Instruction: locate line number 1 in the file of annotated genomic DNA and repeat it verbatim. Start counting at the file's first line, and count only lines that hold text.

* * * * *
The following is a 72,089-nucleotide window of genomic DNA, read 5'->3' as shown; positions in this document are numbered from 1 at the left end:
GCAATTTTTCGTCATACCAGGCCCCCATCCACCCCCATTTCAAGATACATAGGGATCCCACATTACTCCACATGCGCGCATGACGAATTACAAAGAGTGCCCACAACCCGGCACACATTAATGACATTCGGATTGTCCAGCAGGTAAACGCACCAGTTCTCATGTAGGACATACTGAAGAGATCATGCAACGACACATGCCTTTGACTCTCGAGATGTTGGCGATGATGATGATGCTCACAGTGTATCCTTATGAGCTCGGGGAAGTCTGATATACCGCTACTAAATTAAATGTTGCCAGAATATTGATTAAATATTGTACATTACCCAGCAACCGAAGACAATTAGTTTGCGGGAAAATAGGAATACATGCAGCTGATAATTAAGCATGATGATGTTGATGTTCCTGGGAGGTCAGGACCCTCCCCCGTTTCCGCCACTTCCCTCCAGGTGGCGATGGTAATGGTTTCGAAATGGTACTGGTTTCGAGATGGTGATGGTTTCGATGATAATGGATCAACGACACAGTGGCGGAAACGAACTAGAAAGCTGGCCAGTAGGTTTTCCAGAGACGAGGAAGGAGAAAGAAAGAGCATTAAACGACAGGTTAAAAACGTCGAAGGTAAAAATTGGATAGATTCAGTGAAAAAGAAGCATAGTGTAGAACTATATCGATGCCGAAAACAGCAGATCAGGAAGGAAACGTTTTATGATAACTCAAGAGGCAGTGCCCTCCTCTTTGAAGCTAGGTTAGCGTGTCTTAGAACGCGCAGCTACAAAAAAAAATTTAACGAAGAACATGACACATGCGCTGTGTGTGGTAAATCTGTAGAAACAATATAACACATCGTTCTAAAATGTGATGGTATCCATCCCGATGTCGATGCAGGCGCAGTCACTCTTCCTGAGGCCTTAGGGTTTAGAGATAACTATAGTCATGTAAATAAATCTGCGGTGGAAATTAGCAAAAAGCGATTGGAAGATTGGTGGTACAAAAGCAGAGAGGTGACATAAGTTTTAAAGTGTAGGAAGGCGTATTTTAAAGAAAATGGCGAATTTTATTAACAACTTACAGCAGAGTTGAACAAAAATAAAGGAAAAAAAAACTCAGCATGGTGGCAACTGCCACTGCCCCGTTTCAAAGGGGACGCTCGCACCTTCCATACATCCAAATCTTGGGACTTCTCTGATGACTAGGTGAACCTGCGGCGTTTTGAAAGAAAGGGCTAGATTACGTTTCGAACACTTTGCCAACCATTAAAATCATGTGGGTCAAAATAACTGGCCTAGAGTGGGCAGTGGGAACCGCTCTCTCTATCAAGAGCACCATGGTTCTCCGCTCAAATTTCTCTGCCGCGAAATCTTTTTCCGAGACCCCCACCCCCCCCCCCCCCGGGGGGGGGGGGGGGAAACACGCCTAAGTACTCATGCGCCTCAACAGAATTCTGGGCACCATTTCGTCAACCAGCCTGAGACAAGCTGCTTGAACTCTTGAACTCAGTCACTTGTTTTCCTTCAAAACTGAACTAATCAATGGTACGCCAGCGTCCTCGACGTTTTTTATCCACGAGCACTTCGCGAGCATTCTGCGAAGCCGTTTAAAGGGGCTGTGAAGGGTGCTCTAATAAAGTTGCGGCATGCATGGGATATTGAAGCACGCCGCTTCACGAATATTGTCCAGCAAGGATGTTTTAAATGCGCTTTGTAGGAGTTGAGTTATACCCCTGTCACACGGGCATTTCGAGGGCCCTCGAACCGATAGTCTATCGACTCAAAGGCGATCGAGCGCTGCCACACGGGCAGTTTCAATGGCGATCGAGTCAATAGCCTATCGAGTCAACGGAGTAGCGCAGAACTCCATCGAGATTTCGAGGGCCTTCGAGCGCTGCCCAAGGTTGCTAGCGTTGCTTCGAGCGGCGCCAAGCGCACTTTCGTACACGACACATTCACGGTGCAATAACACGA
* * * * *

The following is a 72,089-nucleotide window of genomic DNA, read 5'->3' as shown; positions in this document are numbered from 1 at the left end: